Mucarsel-Powell
     Murphy (FL)
     Nadler
     Napolitano
     Neal
     Neguse
     Norcross
     O'Halleran
     Ocasio-Cortez
     Omar
     Pallone
     Panetta
     Pappas
     Pascrell
     Payne
     Pelosi
     Perlmutter
     Peters
     Phillips
     Pingree
     Pocan
     Porter
     Pressley
     Price (NC)
     Quigley
     Raskin
     Rice (NY)
     Richmond
     Rose (NY)
     Rouda
     Roybal-Allard
     Ruiz
     Ruppersberger
     Rush
     Ryan
     Sanchez
     Sarbanes
     Scanlon
     Schakowsky
     Schiff
     Schneider
     Schrader
     Schrier
     Scott (VA)
     Scott, David
     Serrano
     Sewell (AL)
     Shalala
     Sherman
     Sherrill
     Sires
     Slotkin
     Smith (WA)
     Soto
     Spanberger
     Speier
     Stanton
     Stevens
     Suozzi
     Swalwell (CA)
     Takano
     Thompson (CA)
     Thompson (MS)
     Titus
     Tlaib
     Tonko
     Torres (CA)
     Torres Small (NM)
     Trahan
     Trone
     Underwood
     Vargas
     Veasey
     Vela
     Velazquez
     Visclosky
     Wasserman Schultz
     Waters
     Watson Coleman
     Welch
     Wexton
     Wild
     Wilson (FL)
     Yarmuth

                               NAYS--193

     Abraham
     Aderholt
     Allen
     Amodei
     Armstrong
     Arrington
     Babin
     Bacon
     Baird
     Balderson
     Banks
     Barr
     Bergman
     Biggs
     Bilirakis
     Bishop (NC)
     Bishop (UT)
     Bost
     Brady
     Brooks (AL)
     Brooks (IN)
     Buchanan
     Buck
     Bucshon
     Budd
     Burchett
     Burgess
     Byrne
     Calvert
     Carter (GA)
     Carter (TX)
     Chabot
     Cheney
     Cline
     Cloud
     Cole
     Collins (GA)
     Comer
     Conaway
     Cook
     Crenshaw
     Curtis
     Davidson (OH)
     Davis, Rodney
     DesJarlais
     Diaz-Balart
     Duncan
     Dunn
     Emmer
     Estes
     Ferguson
     Fitzpatrick
     Fleischmann
     Flores
     Fortenberry
     Foxx (NC)
     Fulcher
     Gaetz
     Gallagher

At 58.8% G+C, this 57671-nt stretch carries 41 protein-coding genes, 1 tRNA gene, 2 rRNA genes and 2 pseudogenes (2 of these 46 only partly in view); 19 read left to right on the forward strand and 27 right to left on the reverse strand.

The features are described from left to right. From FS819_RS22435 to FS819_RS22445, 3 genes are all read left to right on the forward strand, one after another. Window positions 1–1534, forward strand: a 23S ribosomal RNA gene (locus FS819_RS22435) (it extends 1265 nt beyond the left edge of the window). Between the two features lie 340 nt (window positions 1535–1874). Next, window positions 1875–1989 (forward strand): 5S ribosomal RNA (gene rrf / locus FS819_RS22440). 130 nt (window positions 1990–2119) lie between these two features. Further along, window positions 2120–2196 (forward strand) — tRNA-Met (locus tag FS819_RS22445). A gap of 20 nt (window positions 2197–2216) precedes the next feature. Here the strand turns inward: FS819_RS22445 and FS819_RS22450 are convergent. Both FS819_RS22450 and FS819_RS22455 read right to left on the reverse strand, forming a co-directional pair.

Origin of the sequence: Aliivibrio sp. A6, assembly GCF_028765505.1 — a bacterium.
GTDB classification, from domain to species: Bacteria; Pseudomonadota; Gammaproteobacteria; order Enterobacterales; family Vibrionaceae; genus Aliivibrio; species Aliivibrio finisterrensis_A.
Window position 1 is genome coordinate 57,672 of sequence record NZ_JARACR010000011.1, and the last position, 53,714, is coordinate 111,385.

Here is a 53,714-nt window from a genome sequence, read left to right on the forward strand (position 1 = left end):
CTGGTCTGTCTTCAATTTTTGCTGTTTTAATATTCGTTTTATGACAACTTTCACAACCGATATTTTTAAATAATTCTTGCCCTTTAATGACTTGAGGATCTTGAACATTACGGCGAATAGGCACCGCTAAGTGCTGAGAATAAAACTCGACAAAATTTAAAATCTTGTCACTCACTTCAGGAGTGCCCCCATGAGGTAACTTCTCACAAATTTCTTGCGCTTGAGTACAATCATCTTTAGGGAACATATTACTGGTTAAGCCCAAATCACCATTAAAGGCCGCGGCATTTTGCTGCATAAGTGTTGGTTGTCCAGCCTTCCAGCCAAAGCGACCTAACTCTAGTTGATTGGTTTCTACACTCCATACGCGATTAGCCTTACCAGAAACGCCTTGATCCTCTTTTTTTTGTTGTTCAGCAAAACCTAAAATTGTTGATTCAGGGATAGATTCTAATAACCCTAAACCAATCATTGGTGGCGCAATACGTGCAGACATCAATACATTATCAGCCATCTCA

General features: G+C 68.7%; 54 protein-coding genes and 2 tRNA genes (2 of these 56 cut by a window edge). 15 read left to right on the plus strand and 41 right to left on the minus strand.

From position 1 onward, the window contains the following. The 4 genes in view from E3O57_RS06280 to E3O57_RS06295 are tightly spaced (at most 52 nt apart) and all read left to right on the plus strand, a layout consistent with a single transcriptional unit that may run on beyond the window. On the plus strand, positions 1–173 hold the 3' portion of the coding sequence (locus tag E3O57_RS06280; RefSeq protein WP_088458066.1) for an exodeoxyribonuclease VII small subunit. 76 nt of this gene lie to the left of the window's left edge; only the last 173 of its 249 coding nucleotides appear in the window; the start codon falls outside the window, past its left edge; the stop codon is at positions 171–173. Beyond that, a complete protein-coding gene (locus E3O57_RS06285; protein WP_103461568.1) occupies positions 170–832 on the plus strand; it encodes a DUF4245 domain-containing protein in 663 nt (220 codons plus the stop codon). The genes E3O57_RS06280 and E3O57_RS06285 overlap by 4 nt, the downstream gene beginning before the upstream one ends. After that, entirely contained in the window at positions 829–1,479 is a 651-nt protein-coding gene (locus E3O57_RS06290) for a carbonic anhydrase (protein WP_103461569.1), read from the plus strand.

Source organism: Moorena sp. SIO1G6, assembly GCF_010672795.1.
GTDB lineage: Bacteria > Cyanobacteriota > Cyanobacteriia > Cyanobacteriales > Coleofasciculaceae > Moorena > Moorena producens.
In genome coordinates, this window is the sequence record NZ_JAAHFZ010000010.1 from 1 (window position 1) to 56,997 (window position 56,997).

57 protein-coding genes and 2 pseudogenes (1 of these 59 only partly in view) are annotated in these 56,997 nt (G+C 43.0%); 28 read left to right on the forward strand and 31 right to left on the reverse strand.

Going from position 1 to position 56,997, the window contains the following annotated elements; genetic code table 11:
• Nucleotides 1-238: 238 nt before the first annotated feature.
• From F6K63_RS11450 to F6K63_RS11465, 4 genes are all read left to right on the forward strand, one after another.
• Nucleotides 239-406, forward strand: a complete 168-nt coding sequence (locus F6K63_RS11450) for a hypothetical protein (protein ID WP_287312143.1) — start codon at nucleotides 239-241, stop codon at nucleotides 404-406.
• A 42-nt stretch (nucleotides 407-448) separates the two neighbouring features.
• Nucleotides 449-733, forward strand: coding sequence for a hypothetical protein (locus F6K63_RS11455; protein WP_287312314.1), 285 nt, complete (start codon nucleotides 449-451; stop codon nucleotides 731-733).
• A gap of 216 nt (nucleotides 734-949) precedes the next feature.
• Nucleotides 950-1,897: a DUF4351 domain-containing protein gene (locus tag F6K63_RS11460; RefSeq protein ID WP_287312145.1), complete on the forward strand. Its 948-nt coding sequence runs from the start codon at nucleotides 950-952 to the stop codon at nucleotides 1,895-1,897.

Gianforte
     Gibbs
     Gohmert
     Gonzalez (OH)
     Gooden
     Gosar
     Granger
     Graves (GA)
     Graves (LA)
     Graves (MO)
     Green (TN)
     Griffith
     Grothman
     Guest
     Guthrie
     Hagedorn
     Harris
     Hartzler
     Hern, Kevin
     Herrera Beutler
     Hice (GA)
     Higgins (LA)
     Hill (AR)
     Holding
     Hollingsworth
     Hudson
     Huizenga
     Hurd (TX)
     Johnson (LA)
     Johnson (OH)
     Johnson (SD)
     Jordan
     Joyce (OH)
     Joyce (PA)
     Katko
     Keller
     Kelly (MS)
     Kelly (PA)
     King (IA)
     King (NY)
     Kinzinger
     Kustoff (TN)
     LaHood
     LaMalfa
     Lamborn
     Latta
     Long
     Loudermilk
     Lucas
     Luetkemeyer
     Marshall
     Massie
     Mast
     McCarthy
     McCaul
     McHenry
     McKinley
     Meadows
     Meuser
     Miller
     Mitchell
     Moolenaar
     Mooney (WV)
     Mullin
     Murphy (NC)
     Newhouse
     Norman
     Nunes
     Olson
     Palazzo
     Palmer
     Pence
     Perry
     Peterson
     Posey
     Ratcliffe
     Reed
     Reschenthaler
     Rice (SC)
     Riggleman
     Roby
     Rodgers (WA)
     Roe, David P.
     Rogers (AL)
     Rogers (KY)
     Rooney (FL)
     Rose, John W.
     Rouzer
     Roy
     Rutherford
     Scalise
     Schweikert
     Scott, Austin
     Sensenbrenner
     Shimkus
     Smith (MO)
     Smith (NE)
     Smith (NJ)
     Smucker
     Spano
     Stauber
     Stefanik
     Steil
     Steube
     Stewart
     Stivers
     Taylor
     Thompson (PA)
     Thornberry
     Timmons
     Tipton
     Turner
     Upton
     Van Drew
     Wagner
     Walberg
     Walden
     Walker
     Walorski
     Waltz
     Watkins
     Weber (TX)
     Webster (FL)
     Wenstrup
     Westerman
     Williams
     Wilson (SC)
     Wittman
     Womack
     Woodall
     Wright
     Yoho
     Young
     Zeldin

                             NOT VOTING--9

     Clay
     Crawford
     Gabbard
     Kirkpatrick
     Lesko
     Lewis
     Marchant
     McClintock
     Simpson

[[Page H258]]


  


                              {time}  1333

  Mr. HIGGINS of New York changed his vote from ``nay'' to ``yea.''
  So the resolution was agreed to.
  The result of the vote was announced as above recorded.
  A motion to reconsider was laid on the table.

                          ____________________